I always feel a little guilty because I could never find Bob Hope (not listed here, but normally lumped in with the vaudeville set) funny. Something about his style, I guess, just failed to jive with my sense of humor, and while I could appreciate him sometimes in combination with others overall he leaves me cold. Gilbert Gottfried has a running joke about him on his excellent podcast, and Dolores’ revenge in the form of a very undignified Jack Frost skit in his dotage. If Bob messed around as much as rumor had it, I can’t say I blame her.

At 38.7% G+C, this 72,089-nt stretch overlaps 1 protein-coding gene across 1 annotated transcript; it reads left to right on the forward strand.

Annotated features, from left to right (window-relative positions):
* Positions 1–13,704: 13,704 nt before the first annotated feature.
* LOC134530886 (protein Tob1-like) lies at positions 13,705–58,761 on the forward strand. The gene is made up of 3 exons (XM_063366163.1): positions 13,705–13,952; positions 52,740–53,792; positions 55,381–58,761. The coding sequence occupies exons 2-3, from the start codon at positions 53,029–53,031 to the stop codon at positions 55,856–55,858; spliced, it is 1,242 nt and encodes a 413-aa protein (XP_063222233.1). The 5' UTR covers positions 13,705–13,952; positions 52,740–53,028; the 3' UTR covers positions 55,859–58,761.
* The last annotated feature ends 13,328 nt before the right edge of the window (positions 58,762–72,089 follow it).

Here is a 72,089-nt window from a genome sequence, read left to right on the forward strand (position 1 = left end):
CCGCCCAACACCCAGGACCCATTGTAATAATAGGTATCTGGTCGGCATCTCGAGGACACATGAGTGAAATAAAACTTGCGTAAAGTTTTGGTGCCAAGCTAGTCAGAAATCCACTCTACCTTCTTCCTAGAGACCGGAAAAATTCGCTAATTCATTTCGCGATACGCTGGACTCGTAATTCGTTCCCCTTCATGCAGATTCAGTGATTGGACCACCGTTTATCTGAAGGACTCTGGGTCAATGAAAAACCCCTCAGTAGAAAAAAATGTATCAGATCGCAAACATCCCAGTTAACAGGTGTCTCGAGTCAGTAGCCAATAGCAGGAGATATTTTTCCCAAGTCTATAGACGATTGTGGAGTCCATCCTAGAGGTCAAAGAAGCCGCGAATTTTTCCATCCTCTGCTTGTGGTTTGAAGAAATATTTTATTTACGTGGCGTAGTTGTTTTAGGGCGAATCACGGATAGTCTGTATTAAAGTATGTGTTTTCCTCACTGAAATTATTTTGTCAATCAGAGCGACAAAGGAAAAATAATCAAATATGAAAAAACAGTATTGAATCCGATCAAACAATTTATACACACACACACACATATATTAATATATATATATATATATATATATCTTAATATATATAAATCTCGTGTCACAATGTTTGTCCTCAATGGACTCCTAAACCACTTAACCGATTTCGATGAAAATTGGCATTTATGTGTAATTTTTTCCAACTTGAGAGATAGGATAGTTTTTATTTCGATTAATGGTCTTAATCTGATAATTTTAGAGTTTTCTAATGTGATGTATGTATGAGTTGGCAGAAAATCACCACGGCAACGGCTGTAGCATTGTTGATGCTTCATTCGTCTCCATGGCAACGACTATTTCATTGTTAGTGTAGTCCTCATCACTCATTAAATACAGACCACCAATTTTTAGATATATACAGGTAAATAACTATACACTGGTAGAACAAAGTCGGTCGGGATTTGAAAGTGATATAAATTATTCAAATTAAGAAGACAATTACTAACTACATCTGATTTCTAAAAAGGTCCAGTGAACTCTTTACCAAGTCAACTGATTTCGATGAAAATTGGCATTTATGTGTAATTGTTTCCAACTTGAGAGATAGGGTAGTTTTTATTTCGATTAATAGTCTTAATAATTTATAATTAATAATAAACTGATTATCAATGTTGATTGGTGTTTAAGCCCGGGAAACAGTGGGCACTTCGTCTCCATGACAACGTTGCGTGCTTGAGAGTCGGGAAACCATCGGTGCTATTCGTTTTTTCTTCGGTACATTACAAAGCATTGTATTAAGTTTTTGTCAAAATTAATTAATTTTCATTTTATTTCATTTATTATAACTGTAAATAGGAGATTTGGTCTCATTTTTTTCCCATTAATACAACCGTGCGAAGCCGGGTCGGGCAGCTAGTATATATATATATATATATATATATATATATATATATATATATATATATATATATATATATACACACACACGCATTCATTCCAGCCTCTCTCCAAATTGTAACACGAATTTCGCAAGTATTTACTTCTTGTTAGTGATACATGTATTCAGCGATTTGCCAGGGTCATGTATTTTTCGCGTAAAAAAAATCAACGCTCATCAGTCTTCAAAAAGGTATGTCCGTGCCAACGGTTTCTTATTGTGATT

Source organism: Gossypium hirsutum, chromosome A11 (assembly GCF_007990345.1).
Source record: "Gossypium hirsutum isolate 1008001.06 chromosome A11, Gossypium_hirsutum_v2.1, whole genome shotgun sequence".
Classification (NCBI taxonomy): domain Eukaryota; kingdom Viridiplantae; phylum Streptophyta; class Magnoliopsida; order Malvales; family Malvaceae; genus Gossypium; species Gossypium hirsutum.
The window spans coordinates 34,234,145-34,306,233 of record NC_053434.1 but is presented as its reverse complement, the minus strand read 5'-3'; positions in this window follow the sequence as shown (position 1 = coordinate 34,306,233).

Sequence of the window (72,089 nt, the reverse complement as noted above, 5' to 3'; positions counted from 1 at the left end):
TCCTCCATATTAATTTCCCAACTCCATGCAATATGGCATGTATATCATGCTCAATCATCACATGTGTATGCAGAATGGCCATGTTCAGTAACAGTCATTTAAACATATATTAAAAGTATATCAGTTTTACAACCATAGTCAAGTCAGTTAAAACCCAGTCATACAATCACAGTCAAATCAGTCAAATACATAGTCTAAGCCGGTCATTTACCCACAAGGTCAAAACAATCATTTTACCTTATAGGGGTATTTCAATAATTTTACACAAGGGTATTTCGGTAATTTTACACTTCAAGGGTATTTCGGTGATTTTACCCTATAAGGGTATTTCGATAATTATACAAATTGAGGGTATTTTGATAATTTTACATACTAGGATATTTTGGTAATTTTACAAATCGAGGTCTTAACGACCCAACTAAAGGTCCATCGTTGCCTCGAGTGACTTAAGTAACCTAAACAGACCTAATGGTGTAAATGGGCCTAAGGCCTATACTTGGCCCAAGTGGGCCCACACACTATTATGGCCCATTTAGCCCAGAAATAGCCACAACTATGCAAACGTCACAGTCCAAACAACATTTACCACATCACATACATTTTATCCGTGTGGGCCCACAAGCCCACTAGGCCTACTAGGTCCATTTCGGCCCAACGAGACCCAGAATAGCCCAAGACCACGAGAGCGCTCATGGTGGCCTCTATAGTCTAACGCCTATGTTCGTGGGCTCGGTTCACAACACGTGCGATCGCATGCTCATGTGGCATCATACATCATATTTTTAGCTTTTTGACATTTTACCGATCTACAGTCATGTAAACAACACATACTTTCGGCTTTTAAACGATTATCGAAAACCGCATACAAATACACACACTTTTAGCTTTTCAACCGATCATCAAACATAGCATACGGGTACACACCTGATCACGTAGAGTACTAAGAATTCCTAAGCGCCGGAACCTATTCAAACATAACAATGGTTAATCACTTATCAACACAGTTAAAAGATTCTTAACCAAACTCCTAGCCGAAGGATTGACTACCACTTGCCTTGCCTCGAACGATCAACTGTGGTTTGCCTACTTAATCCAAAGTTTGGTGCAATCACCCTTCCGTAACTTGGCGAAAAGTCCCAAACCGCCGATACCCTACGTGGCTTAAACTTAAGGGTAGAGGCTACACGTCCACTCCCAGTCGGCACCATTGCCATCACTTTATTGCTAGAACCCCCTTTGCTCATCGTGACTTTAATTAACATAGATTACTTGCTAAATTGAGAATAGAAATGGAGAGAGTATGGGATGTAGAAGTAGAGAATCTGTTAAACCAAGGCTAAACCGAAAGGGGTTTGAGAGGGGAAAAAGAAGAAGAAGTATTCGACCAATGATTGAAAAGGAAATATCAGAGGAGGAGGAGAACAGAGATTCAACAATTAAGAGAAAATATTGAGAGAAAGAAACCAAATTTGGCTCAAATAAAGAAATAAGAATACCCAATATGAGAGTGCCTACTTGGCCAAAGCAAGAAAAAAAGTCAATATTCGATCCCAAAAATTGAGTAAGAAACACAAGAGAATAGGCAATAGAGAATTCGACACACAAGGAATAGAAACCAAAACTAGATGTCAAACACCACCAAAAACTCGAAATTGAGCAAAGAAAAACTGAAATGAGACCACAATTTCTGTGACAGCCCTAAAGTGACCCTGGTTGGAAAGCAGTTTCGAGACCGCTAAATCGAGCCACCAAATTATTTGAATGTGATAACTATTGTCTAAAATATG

Hope did a lot of topical humor. We had an album of his USO shows in Vietnam when I was growing up. Some of the military humor and a lot of the references to places in the country went over my head, but it was dropping the troops right and left.

    • #21
  22. Percival Thatcher
    Percival
    @Percival

    If Bob Hope had done nothing else, at least he gave us this:

    • #22
  23. KirkianWanderer Coolidge
    KirkianWanderer
    @KirkianWanderer

    Percival (View Comment):

    KirkianWanderer (View Comment):

    Percival (View Comment):

    EJHill (View Comment):

    Both of Allen’s books, Much Ado About Me and Treadmill to Oblivion are in the public domain and available for download. I would also highly recommend Sunday Nights at Seven, Jack’s unfinished autobiography that was augmented and published by his daughter, Joan.